Stroger's 2009 Budget Expected
By Hunter Clauss in News on Nov 25, 2008 6:40PM
The Cook County budget showdown is gearing up as county President Todd Stroger is expected to unveil his 2009 budget proposal today. Stroger has already put pressure on Cook County commissioners to approve a plan to borrow $720 million. The Stroger administration argues that the money is needed in order to keep the county afloat. Donna Dunnings, the county’s chief financial officer and Stroger’s cousin, told the Trib yesterday that massive layoffs are in store if the plan is rejected.
Commissioner Forrest Claypool, however, isn’t buying it. He argues that the county should be swimming in money after the board passed a controversial tax hike that gives Chicago the highest sales tax in the nation.
“The big question in all this remains, however, where did all the money go?” Claypool told the Trib. “Where did Stroger’s massive sales-tax increase go and all those hundreds of millions of dollars?”
Claypool also accused Stroger of using scare tactics in order to force commissioners to vote for the plan. Last week, the Cook County Pension Board sent a letter to all retirees that implied their pensions where in jeopardy unless commissioners approved $104 million in bonds. The letter went on to say that pensions were fine, but that didn’t stop retirees from calling commissioners, whose names and phone numbers were included in the letter. Stroger critics also claim that administrators are not paying their bills in an effort to garner support for the borrowing plan. Those administrators say they can’t pay court settlements, attorney’s fees, and self-insurance claims because there isn’t enough money to hand out.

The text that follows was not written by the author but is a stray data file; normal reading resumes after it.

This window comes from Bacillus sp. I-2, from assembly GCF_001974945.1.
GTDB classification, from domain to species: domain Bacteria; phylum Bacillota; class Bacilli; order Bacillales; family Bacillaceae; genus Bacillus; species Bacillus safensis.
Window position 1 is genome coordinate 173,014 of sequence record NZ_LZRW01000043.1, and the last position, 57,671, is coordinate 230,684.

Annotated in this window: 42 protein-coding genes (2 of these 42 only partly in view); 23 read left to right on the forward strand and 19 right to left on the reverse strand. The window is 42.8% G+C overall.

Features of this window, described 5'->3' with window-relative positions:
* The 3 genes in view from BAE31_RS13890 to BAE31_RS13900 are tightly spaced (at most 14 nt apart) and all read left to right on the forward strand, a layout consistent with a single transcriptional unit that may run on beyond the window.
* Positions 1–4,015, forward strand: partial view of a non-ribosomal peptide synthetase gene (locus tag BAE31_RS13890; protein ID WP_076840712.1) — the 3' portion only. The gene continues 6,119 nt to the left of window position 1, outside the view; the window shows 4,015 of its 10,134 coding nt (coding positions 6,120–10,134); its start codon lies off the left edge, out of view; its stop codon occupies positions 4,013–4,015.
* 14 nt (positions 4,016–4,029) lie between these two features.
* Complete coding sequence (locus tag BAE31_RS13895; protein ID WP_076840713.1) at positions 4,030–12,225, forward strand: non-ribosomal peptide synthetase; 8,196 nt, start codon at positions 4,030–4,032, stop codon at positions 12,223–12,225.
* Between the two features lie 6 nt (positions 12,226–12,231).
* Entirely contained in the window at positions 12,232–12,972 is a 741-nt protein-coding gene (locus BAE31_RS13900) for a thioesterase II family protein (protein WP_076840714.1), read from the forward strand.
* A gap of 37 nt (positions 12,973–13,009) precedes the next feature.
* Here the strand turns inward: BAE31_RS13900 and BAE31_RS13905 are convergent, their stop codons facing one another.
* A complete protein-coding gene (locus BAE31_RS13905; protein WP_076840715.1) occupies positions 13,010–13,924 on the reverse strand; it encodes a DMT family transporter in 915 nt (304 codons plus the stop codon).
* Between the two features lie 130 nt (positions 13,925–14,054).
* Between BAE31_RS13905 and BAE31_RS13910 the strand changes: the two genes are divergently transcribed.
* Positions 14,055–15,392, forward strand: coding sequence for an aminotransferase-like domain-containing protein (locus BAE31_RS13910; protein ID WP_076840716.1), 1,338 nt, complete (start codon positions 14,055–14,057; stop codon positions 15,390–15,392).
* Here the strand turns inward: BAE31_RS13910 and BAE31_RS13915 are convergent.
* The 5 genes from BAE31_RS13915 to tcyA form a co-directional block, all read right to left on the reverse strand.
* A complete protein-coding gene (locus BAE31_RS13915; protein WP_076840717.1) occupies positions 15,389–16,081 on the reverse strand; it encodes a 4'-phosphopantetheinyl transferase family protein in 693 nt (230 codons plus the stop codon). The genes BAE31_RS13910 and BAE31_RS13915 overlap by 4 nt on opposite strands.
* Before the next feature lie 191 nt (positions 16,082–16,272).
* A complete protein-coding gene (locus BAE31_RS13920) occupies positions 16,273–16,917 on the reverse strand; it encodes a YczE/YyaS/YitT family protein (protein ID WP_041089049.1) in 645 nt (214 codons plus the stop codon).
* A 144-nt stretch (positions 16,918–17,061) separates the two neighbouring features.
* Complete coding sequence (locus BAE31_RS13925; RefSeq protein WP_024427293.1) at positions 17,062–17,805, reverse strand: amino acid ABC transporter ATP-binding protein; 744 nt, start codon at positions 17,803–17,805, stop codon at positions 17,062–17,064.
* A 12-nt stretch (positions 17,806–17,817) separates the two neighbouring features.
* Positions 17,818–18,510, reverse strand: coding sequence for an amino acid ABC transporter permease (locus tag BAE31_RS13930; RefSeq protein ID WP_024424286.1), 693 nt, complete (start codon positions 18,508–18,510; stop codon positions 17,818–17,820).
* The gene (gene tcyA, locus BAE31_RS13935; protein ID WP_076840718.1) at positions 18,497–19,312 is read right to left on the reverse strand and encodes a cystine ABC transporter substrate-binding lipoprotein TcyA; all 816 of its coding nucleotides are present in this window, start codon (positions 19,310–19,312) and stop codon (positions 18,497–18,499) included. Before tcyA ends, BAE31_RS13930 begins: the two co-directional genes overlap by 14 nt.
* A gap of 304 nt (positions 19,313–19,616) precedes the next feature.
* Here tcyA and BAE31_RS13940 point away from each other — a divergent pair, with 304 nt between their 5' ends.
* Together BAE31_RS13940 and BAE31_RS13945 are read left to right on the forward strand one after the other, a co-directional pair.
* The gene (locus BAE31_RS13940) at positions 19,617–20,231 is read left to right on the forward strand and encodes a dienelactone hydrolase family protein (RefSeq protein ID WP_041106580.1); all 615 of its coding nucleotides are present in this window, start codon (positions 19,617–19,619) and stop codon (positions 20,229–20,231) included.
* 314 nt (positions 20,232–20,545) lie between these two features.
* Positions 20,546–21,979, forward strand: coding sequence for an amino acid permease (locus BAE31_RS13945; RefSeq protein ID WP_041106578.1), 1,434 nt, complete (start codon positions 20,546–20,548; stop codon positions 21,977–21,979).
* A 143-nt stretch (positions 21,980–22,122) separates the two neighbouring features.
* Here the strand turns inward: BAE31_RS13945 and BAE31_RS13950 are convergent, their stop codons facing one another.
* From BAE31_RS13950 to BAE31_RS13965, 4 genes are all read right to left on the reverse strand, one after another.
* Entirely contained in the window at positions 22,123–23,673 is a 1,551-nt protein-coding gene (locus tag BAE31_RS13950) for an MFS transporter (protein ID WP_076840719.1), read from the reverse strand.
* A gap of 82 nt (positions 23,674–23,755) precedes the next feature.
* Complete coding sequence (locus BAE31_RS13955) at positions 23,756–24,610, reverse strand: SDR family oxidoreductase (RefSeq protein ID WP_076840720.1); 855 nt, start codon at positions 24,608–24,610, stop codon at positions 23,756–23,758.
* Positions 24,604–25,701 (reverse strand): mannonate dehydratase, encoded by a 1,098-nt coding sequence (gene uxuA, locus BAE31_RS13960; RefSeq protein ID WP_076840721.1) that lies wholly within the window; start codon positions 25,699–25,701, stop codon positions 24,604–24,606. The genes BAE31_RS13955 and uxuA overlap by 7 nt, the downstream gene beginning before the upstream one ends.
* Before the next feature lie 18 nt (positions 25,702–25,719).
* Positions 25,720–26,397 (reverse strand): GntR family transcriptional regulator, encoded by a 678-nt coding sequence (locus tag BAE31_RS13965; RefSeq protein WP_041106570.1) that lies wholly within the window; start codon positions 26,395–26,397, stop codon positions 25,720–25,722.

Stroger critics say that’s all baloney. To them, Stroger is trying to beef up his political army by using the borrowed money to create more jobs. More jobs equal more loyal voters, who won’t hesitate to help Stroger when he faces re-election in 2010. But more employees mean more future retirees (unless they’re all fired). And more retirees mean more pensions. So perhaps the pension board isn’t completely off the mark by implying impending doom for the county’s pension system.